He is a slippery, dangerous, and dishonest hack. This episode absolutely validates my prior assessments of the man.

[End Note: I also haven’t seen any evidence that Biden is pro-environment on cleanup requirements. Again, the available evidence suggests just the opposite: The Associated Press has documented that Biden is a fraud on climate. And his EPA Administrator is known as a consensus builder and compromiser and he won the support of industry during the confirmation process. (Washington Post):

As North Carolina’s top environmental official, he has generally won praise from members of both parties, as well as from many environmental groups and industry representatives, for his willingness to hear all sides of an issue. But even Republicans who have spoken highly of Regan personally remained skeptical about the Biden administration’s plans to aggressively limit emissions from the nation’s automotive and fossil fuel sectors, insisting that moving too fast could inflict further damage on the battered economy.

How could NJ Spotlight speculate with no facts and in such a blatantly partisan way?]

Categories: Uncategorized Tags:

The Forensics Of Regulatory Capture: Inside The NJ DEP Stakeholder And Rulemaking Process

July 26th, 2021 No comments

How The Game Is Rigged – Part 78

An unknown reader sent me an email this morning. He noted that he had read my prior post on the climate coalition’s petition for rulemaking, offered some technical criticisms of DEP’s greenhouse gas inventory, and asked me if I would be commenting on the DEP rule proposal and a related EPA rule.

Since he sent me such a thoughtful note, I thought I’d reply in kind and explain why I would not be wasting my time to submit comments to DEP.

Here is my reply, which examines the realities of the DEP “Stakeholder” and rule-making process:

Hi XXXXX – I will not be submitting comments to NJDEP. Let me explain why.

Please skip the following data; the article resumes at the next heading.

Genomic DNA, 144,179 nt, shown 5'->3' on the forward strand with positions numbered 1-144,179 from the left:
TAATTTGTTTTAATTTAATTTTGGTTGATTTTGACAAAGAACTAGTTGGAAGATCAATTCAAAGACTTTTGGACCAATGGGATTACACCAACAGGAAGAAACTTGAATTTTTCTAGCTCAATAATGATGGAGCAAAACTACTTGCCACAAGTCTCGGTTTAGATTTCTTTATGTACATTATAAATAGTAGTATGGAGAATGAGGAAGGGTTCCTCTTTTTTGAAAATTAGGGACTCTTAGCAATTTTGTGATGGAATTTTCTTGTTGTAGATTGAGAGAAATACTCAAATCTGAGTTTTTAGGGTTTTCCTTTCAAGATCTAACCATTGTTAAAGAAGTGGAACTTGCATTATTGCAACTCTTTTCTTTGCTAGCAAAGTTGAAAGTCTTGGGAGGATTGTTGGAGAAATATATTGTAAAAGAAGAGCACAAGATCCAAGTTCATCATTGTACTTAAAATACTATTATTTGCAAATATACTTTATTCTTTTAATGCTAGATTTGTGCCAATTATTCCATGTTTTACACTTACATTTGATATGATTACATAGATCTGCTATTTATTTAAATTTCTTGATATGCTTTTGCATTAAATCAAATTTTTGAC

Comments to NJ DEP are largely a waste of time. Once a rule is proposed, it’s just about cast in stone. There are legal, political, and institutional barriers to making any changes in response to public comments.

I worked at DEP for 13 years and drafted and responded to public comments on many proposed regulations. I spent another 20+ years as an advocate involved with DEP rules and did a lot of academic work in the field, so consider myself an expert on rulemaking.

Under NJ law, any change DEP might make in response to public comments, if it is substantive, must be re-proposed as a new rule proposal and go through the entire rulemaking process again. This makes DEP very reluctant to make changes (the law was amended a few years ago  to allow certain previously prohibited “substantive changes on adoption” to be made, but DEP has not used this as far as I know and it has not been tested in NJ courts.)

Politically, the primary reason DEP holds a “stakeholder” process prior to rule proposal is to solicit and get an understanding of the positions of the various industries and environmental groups. The industry lawyers and lobbyists use the stakeholder process to extract information from DEP and to influence DEP staffers who draft the rules. The environmental groups, not so much.

Then, armed with this information gleaned from the Stakeholder process, behind the scenes, industry lobbyists meet off the record with DEP Managers (sometimes even the Commissioner and Gov.’s Office staff, depending on how significant the rule is in terms of triggering industry compliance costs) to “negotiate” various technical concessions, loopholes, exemptions, etc. – they call it “flexibility”. Any changes to a rule after the various “agreements” are reached would undermine or destroy those deals, so this doesn’t happen very often.

This renders the stakeholder process not only a waste of time for the environmental groups, but outright dangerous, because it provides a forum for undue industry access and influence.